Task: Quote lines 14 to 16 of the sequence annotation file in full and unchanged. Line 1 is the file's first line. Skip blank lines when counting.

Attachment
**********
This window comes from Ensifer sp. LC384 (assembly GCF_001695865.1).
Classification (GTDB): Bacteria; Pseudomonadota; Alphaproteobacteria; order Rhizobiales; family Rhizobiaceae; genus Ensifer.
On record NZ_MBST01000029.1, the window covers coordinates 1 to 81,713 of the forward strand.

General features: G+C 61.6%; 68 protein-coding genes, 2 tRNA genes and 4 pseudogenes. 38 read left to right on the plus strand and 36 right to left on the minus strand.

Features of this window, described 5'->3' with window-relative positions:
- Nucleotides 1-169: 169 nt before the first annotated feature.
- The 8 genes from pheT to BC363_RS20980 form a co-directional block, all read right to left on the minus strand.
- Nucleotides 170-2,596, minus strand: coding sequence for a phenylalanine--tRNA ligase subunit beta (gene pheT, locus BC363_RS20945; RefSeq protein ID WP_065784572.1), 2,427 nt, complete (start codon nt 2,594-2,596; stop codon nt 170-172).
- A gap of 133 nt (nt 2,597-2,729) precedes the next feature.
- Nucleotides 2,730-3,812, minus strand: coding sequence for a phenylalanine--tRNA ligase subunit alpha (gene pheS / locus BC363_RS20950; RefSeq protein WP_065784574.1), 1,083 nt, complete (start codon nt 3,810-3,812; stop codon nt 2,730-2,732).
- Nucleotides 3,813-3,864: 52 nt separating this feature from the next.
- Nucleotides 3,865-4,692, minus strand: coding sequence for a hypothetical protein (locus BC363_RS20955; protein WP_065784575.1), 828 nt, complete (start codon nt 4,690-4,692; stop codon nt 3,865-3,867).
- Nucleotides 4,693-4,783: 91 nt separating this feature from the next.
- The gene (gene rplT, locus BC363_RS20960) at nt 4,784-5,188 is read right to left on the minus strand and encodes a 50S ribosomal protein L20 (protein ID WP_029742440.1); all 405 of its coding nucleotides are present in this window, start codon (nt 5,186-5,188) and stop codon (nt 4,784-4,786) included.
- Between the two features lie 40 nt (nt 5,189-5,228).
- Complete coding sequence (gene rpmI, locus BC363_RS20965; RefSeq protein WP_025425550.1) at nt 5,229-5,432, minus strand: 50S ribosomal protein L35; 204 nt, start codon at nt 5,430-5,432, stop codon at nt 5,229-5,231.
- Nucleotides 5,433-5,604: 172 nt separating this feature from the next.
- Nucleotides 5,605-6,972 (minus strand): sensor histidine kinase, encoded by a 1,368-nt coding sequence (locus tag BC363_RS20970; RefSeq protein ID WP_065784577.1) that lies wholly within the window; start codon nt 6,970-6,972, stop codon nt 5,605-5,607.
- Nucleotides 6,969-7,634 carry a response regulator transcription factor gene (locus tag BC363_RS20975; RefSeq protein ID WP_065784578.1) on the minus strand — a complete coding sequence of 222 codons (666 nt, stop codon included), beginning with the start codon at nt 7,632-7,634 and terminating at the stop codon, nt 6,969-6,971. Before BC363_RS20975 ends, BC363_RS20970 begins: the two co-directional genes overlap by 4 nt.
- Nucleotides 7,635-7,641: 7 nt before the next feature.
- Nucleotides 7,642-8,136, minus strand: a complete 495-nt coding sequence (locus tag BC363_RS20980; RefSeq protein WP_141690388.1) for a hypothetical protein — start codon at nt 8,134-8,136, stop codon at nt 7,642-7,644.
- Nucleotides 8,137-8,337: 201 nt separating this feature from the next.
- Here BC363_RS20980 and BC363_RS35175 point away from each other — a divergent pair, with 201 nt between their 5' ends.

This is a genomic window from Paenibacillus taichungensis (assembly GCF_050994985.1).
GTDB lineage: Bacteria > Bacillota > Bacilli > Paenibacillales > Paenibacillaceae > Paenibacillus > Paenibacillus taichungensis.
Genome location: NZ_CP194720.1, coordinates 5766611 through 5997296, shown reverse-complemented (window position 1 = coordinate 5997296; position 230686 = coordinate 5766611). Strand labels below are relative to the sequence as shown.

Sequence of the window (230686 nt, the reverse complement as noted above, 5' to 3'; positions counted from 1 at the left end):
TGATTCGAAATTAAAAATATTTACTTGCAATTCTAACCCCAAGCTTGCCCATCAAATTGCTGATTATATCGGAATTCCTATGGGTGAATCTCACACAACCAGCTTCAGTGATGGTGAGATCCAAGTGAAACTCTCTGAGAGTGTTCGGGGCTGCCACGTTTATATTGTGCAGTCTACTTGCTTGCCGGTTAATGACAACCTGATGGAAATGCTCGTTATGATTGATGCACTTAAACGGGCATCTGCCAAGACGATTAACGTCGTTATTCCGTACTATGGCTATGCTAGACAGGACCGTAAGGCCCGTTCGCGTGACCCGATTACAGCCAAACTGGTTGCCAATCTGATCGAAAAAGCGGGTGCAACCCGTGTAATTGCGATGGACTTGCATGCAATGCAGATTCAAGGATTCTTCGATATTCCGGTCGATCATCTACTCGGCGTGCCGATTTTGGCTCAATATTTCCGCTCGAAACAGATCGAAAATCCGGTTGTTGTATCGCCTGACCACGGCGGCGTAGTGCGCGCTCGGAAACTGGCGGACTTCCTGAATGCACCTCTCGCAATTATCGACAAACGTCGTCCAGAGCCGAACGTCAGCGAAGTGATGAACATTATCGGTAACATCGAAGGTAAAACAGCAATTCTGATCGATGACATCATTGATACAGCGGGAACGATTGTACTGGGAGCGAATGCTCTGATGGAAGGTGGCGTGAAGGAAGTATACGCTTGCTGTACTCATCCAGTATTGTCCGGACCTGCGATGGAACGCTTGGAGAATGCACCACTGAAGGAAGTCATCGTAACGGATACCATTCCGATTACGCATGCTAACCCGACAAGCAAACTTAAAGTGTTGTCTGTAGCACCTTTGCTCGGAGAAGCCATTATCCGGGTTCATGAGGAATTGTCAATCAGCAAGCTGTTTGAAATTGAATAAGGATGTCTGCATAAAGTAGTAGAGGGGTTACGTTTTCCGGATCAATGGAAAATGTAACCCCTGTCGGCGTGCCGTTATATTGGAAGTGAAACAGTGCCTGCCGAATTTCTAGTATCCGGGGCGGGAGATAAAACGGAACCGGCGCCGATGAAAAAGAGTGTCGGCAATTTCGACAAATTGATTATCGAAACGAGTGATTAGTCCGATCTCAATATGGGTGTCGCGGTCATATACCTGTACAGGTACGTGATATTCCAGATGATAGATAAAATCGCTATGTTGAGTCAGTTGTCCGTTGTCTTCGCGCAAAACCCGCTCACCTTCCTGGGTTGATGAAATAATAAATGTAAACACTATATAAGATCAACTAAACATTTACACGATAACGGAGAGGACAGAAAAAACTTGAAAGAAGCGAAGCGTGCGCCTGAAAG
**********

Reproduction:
- The gene (gene rplT, locus BC363_RS20960) at nt 4,784-5,188 is read right to left on the minus strand and encodes a 50S ribosomal protein L20 (protein ID WP_029742440.1); all 405 of its coding nucleotides are present in this window, start codon (nt 5,186-5,188) and stop codon (nt 4,784-4,786) included.
- Between the two features lie 40 nt (nt 5,189-5,228).
- Complete coding sequence (gene rpmI, locus BC363_RS20965; RefSeq protein WP_025425550.1) at nt 5,229-5,432, minus strand: 50S ribosomal protein L35; 204 nt, start codon at nt 5,430-5,432, stop codon at nt 5,229-5,231.